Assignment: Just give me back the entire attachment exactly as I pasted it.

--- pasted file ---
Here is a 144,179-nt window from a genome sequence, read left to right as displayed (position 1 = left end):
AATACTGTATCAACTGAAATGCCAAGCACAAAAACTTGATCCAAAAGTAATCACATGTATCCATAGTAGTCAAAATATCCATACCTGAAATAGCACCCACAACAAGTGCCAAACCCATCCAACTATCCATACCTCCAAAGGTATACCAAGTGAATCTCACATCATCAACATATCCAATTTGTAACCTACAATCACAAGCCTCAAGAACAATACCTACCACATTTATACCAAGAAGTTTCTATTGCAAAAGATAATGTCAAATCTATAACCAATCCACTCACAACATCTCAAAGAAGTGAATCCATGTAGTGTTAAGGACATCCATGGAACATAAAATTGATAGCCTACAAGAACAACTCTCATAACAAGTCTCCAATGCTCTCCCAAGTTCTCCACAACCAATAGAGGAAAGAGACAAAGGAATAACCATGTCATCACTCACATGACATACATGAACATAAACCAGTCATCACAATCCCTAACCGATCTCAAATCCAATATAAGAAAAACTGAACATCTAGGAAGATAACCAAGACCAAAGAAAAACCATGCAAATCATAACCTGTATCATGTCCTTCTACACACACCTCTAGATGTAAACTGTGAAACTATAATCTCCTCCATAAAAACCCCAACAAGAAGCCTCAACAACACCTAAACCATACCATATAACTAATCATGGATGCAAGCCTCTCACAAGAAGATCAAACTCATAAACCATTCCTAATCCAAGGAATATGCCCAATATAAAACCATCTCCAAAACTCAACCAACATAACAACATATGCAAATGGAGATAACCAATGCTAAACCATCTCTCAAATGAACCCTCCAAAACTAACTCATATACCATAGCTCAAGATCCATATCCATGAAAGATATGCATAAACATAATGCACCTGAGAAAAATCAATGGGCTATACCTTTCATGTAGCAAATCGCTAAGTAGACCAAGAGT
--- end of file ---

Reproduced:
Here is a 144,179-nt window from a genome sequence, read left to right as displayed (position 1 = left end):
AATACTGTATCAACTGAAATGCCAAGCACAAAAACTTGATCCAAAAGTAATCACATGTATCCATAGTAGTCAAAATATCCATACCTGAAATAGCACCCACAACAAGTGCCAAACCCATCCAACTATCCATACCTCCAAAGGTATACCAAGTGAATCTCACATCATCAACATATCCAATTTGTAACCTACAATCACAAGCCTCAAGAACAATACCTACCACATTTATACCAAGAAGTTTCTATTGCAAAAGATAATGTCAAATCTATAACCAATCCACTCACAACATCTCAAAGAAGTGAATCCATGTAGTGTTAAGGACATCCATGGAACATAAAATTGATAGCCTACAAGAACAACTCTCATAACAAGTCTCCAATGCTCTCCCAAGTTCTCCACAACCAATAGAGGAAAGAGACAAAGGAATAACCATGTCATCACTCACATGACATACATGAACATAAACCAGTCATCACAATCCCTAACCGATCTCAAATCCAATATAAGAAAAACTGAACATCTAGGAAGATAACCAAGACCAAAGAAAAACCATGCAAATCATAACCTGTATCATGTCCTTCTACACACACCTCTAGATGTAAACTGTGAAACTATAATCTCCTCCATAAAAACCCCAACAAGAAGCCTCAACAACACCTAAACCATACCATATAACTAATCATGGATGCAAGCCTCTCACAAGAAGATCAAACTCATAAACCATTCCTAATCCAAGGAATATGCCCAATATAAAACCATCTCCAAAACTCAACCAACATAACAACATATGCAAATGGAGATAACCAATGCTAAACCATCTCTCAAATGAACCCTCCAAAACTAACTCATATACCATAGCTCAAGATCCATATCCATGAAAGATATGCATAAACATAATGCACCTGAGAAAAATCAATGGGCTATACCTTTCATGTAGCAAATCGCTAAGTAGACCAAGAGT